Archivist Wasp by Nicole Kornher-Stace
My rating: 4 of 5 stars
I saw this in our New Books pile and thought, "hmmm". Then I started seeing reviews that said "this is amazing - read it!" so, well, I did. And am I ever glad. This isn't the easiest book to review, because it's such a genre mash-up, but the core is Wasp's journey (or journeys, since there's a emotional as well as physical one) away from being a solitary creature to being part of a community of sorts. The world she inhabits is dystopian, post-apocalyptic and primitive all at the same time, and while usually I'd complain about the world building being slight, in this case it makes sense: like Wasp, we end up wondering what is real, what has been made up and why that might have happened. There are so many questions left for us - and Wasp - and I have to say I like that part. How did the ghost's world become hers? What was the black goo the priest used? When did the Archivist position become so formalized? And so many more. There are clues, but not definitive answers. What is definitive is that Wasp, despite herself, learns to trust others, even if the "others" are the ghosts she's supposed to be studying.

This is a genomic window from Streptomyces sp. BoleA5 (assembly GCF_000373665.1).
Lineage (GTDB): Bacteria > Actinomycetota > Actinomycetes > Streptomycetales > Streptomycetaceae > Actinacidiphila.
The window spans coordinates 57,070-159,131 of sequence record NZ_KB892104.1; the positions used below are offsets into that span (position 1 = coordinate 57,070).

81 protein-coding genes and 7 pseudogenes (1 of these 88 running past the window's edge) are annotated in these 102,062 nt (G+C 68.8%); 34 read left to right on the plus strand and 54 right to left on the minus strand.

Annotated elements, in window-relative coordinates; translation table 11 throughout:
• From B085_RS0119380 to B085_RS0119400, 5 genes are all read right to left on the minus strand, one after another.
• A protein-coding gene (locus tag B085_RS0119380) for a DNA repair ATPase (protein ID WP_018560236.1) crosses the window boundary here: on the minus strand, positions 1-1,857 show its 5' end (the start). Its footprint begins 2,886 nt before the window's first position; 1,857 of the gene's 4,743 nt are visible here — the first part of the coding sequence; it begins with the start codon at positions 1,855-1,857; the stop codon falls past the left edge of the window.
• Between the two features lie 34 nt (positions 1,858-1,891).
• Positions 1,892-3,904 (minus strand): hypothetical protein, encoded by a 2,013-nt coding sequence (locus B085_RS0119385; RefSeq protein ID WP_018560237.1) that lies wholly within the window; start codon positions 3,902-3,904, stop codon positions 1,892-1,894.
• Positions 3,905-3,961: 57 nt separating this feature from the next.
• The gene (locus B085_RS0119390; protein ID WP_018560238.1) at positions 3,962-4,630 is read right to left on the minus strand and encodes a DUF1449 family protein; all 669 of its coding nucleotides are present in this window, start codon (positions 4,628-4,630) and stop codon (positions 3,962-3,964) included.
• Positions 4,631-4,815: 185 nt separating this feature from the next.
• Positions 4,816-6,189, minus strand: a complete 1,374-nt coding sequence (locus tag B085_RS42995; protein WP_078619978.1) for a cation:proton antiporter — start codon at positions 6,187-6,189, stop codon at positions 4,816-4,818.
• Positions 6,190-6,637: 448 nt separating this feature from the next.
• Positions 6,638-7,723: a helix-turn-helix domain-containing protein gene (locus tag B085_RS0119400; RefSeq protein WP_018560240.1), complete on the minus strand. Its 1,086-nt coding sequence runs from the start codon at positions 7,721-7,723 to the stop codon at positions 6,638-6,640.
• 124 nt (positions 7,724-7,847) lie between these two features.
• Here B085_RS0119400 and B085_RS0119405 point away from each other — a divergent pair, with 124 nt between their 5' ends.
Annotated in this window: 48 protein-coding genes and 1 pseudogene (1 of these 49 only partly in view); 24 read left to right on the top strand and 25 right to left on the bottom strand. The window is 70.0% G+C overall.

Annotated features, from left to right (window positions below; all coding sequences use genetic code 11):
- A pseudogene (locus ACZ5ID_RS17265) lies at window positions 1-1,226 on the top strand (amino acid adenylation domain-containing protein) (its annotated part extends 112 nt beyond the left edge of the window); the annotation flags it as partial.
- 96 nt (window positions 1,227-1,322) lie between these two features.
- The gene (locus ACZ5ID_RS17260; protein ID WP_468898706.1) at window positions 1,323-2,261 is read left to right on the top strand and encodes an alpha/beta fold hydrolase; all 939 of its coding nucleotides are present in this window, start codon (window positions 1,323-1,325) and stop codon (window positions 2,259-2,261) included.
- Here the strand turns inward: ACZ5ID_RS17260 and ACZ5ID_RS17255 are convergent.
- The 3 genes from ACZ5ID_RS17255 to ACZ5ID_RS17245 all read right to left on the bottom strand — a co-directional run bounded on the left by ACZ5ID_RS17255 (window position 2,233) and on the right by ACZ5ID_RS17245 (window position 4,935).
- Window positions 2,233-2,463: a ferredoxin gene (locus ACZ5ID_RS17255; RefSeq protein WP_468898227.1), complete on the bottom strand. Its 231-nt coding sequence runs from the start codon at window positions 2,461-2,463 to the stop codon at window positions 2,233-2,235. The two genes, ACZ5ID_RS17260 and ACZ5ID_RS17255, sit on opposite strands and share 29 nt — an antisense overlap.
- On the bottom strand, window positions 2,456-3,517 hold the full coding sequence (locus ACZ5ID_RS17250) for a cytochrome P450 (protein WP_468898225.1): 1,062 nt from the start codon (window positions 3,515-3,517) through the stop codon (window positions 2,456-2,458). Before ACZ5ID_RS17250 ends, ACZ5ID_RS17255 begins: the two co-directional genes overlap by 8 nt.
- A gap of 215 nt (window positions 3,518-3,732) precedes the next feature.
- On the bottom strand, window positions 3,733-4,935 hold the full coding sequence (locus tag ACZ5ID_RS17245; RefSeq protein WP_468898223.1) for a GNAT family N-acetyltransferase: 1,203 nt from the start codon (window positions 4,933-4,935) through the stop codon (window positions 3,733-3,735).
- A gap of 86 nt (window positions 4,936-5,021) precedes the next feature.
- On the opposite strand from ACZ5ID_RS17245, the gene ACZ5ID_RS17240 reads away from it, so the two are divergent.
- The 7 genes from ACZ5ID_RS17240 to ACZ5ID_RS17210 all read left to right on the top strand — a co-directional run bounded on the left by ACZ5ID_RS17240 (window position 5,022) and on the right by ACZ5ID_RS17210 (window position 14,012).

Can't wait to recommend this to my dystopian fan students!